Hazel Darwin-Edwards has worked on several projects and residencies with Starcatchers as a theatre maker, performer and puppeteer. Most recently she has been co-leading a project called Expecting Something with parents under 25 and their babies, and also delivering workshops across Scotland for adults who work with Early Years as part of their Creative Skills Programme.
Abigail Sinar is a community musician, violinist and composer. She has worked extensively across Scotland, delivering community, education and composition projects for many local authorities and national organisations, including Drake Music Scotland and the Royal Scottish National Orchestra. She is particularly interested in overcoming barriers to make musical experiences accessible to everyone.
Nickum was an exciting co-project between Starcatchers, the RSNO and Aberdeen City Council which saw Starcatchers Artist Hazel Darwin-Edwards and Musician Abigail Sinar undertaking residencies in two nurseries in Aberdeen.
Nickum saw artists Abigail Sinar and Hazel Darwin Edwards working with babies, their parents and nursery staff to explore how they interacted and engaged with a range of artistic inputs over a period of 6 months. At the end of the residency Hazel and Abigail had created a work-in-progress called Hup! drawing on the responses from the babies, carers and nursery staff to classical music and theatre throughout the project.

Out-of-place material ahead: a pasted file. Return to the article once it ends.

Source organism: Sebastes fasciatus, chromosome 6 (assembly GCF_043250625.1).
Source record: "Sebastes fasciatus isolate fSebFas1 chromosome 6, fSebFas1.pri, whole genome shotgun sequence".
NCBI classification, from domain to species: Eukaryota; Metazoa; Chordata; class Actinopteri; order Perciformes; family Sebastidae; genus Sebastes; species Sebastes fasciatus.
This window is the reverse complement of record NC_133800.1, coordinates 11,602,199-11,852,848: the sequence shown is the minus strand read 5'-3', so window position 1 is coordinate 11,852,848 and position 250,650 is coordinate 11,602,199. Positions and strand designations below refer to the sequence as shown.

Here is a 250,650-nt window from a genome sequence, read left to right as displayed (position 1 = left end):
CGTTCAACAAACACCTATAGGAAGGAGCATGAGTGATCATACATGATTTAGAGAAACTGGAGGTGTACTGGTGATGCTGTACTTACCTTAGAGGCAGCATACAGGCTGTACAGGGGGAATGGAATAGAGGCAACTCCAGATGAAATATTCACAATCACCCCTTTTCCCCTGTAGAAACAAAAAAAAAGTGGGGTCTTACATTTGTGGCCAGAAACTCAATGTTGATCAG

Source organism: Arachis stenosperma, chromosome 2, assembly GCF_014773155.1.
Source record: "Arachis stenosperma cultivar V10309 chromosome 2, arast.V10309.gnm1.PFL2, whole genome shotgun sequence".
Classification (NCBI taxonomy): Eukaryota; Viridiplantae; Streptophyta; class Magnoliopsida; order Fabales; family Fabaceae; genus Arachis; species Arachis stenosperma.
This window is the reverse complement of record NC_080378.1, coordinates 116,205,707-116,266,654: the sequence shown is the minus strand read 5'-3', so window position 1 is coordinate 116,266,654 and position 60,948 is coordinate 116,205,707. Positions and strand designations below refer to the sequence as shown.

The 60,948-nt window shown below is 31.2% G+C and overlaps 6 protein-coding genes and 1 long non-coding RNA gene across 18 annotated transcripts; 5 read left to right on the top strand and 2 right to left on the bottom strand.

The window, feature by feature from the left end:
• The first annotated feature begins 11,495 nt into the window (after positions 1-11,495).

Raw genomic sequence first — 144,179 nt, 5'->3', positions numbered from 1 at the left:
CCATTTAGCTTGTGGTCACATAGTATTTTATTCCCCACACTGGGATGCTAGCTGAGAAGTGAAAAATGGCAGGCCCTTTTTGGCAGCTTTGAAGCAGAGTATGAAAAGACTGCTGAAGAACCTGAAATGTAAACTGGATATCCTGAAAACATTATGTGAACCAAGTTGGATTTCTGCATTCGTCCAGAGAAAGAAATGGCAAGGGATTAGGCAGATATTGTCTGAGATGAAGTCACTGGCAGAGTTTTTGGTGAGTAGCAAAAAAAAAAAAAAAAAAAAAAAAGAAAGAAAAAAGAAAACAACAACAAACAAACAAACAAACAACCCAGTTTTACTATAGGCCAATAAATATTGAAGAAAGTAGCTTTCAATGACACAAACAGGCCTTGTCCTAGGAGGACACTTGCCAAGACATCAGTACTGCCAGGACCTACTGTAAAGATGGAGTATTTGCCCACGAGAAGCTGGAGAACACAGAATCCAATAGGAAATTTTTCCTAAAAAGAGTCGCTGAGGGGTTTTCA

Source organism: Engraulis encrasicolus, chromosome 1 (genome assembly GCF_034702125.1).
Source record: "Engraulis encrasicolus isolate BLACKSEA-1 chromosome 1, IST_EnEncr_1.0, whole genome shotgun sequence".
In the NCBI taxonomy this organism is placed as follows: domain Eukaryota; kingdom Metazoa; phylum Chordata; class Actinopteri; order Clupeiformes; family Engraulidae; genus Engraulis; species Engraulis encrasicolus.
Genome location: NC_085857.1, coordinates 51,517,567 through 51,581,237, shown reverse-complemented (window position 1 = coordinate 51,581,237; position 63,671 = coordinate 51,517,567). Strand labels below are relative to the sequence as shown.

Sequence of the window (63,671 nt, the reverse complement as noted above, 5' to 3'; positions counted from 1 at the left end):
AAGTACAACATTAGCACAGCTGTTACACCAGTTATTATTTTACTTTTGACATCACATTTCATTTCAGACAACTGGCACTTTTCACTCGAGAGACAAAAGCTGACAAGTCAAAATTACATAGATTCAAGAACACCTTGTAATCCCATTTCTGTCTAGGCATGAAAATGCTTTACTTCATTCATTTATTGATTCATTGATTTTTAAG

Through this process the artists developed a beautiful, original classical score that was inspired by the children. The Hup work in progress was successfully shared in a range of nursery settings in Aberdeen in the Spring of 2014. With support from Creative Scotland, Hup was developed further in early 2015 to create a versatile, bright, engaging theatrical experience for our youngest audience which toured all over Scotland in 2015 and internationally to Canada, Hong Kong and Macau in 2016 premiering in August at the Edinburgh Festival Fringe.
Loved the interaction at the end! Lovely!
Was completely enraptured the whole time
Some were very shy but most got very involved; lots of smiles, dancing and laughing.
They really changed mood and vocal range while it was quiet with classical music playing. They seemed soothed and peaceful.